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Expect a switch on the Pittsburgh Penguins' power play

It hasn't been the most productive of power plays in the NHL, and frankly at times it can get a bit scary.  Take for example the game against the Philadelphia Flyers on November 13 when Simon Gagne netted two short-handed goals.

Or perhaps the November 20 game against the Atlanta Thrashers when Dany Sabourin stood on his head to save two or three short-handed breakaway chances (one particularly against Ilya Kovalchuk). 

Why should a team, and fans for that matter, bite their lip for two minutes when their power-play unit is on the ice?  Of course, a 1-for-12 conversion over the last three games also leaves you shaking your head.  These chances are coming against good teams, providing the chance to really capitalize for the win.  Yet the Pens are falling short.

Which is why there will be some new faces, perhaps even a few position switches for the Pens' power play tomorrow night against the New York Islanders.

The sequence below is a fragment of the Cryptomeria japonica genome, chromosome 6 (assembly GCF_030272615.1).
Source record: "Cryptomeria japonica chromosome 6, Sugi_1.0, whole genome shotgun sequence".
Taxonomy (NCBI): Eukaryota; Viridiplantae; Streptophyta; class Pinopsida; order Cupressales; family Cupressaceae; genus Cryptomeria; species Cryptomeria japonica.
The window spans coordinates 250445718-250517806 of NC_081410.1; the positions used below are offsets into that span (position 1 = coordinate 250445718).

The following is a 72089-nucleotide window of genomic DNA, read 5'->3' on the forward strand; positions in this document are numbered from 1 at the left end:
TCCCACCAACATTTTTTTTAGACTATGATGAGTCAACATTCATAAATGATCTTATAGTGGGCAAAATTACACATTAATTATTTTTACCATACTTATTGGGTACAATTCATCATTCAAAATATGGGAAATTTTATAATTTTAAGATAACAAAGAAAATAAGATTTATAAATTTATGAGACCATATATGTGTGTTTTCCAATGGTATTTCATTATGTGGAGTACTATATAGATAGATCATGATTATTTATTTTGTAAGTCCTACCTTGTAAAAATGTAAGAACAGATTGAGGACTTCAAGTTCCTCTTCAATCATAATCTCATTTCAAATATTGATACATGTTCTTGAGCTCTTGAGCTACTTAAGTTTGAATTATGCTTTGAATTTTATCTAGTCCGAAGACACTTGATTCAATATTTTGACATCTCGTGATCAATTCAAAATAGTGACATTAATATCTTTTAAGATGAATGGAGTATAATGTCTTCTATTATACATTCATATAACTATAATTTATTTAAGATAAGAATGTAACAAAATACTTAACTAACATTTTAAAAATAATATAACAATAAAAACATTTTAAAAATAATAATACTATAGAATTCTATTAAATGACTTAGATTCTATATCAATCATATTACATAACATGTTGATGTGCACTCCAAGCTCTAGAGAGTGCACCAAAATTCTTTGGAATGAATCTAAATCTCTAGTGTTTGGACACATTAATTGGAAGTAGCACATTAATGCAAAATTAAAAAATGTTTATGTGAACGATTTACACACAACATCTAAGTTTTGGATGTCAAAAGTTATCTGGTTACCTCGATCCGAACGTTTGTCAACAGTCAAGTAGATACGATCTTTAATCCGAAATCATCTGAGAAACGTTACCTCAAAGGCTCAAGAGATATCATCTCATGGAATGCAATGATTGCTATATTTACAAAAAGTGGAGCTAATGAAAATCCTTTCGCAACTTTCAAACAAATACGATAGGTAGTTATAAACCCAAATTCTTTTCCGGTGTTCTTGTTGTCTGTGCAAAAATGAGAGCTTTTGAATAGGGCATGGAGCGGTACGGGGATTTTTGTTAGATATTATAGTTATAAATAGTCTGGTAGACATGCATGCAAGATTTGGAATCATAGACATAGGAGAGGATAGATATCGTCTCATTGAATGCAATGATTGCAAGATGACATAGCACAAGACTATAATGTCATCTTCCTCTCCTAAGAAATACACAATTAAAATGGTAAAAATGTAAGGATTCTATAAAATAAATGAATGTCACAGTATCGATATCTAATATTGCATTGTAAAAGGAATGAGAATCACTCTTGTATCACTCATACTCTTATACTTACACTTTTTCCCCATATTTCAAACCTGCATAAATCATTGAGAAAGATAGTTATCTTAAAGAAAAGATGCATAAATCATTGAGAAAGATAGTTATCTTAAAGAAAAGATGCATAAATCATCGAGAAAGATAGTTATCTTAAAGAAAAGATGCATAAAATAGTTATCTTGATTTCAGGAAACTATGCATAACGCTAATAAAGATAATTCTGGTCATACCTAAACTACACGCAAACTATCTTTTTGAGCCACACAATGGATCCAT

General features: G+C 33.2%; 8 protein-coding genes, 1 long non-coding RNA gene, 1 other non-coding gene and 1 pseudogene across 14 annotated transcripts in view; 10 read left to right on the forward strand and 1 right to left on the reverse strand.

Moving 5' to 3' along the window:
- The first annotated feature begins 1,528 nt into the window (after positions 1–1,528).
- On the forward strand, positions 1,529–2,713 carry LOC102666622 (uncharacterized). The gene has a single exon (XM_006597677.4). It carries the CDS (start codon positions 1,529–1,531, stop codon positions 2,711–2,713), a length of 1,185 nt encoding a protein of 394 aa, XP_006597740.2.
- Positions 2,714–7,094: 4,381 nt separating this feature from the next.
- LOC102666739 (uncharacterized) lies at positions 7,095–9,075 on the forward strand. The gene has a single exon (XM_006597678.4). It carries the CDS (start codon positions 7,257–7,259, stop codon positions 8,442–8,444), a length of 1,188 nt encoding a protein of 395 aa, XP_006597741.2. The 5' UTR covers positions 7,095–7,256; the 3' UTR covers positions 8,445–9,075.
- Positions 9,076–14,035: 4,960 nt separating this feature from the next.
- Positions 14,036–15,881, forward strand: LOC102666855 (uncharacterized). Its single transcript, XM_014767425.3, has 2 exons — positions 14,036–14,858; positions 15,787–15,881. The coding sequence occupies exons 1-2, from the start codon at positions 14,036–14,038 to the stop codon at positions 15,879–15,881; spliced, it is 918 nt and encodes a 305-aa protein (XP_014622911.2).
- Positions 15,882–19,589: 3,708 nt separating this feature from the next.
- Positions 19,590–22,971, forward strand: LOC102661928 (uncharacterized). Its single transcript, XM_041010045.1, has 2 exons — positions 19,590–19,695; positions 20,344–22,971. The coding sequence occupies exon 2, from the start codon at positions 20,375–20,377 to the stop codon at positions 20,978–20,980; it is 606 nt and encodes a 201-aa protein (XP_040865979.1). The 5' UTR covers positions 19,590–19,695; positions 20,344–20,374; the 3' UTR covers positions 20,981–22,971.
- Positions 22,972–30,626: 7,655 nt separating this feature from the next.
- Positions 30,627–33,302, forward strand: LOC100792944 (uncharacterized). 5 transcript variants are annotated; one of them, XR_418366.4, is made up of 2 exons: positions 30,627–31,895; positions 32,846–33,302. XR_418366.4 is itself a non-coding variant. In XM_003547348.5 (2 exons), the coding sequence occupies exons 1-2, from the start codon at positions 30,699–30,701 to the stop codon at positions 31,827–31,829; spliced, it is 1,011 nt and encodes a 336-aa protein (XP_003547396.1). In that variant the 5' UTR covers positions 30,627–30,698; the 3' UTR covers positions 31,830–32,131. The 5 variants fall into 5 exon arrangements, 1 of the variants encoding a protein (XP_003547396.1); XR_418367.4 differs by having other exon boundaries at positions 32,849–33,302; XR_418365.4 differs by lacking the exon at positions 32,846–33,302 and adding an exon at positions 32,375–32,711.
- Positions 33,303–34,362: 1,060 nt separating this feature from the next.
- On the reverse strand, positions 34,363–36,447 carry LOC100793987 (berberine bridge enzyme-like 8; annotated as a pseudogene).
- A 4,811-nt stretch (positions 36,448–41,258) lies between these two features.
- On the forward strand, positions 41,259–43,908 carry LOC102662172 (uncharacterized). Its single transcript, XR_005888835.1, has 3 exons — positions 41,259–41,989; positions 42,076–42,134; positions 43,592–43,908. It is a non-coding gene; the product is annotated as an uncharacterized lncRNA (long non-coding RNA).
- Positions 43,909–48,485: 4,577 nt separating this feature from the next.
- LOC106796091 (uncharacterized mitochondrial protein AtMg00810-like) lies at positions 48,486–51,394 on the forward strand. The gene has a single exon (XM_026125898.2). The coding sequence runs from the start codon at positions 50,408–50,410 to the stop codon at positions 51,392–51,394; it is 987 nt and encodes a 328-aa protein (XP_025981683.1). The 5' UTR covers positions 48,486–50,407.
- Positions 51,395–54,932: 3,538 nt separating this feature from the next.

The Pittsburgh Post-Gazette has a few notes on the new power play.

On the first unit, Evgeni Malkin was back on the right point after moving up to a forward spot in recent games. Alex Goligoski remained on the opposite point. Tyler Kennedy was added and joined fellow forwards Sidney Crosby and Miroslav Satan.

Philippe Boucher and Kris Letang were on the points in the second unit, which had Matt Cooke joining Jordan Staal and Petr Sykora at forward.

I'm not crazy about Malkin being on the point, but if the team was looking for the best possible replacement for Gonchar's slapshot than he would be it.  No doubt.  I like the idea of Satan down low for the rebound goals and puck control, while also giving Sid a speedy winger in Tyler Kennedy.

As for the second unit, I'm indifferent.  Happy to see Boucher out there because I think he can add some firepower, but really surprised to see Matt Cooke on the PP.  He's not known as a goal scorer and frankly I feel may be out of place on this unit.  But if Therrien is testing it and it's working, then I see no harm done at this point.  After all, can it really get worse than 1-for-12?  (Don't answer that please)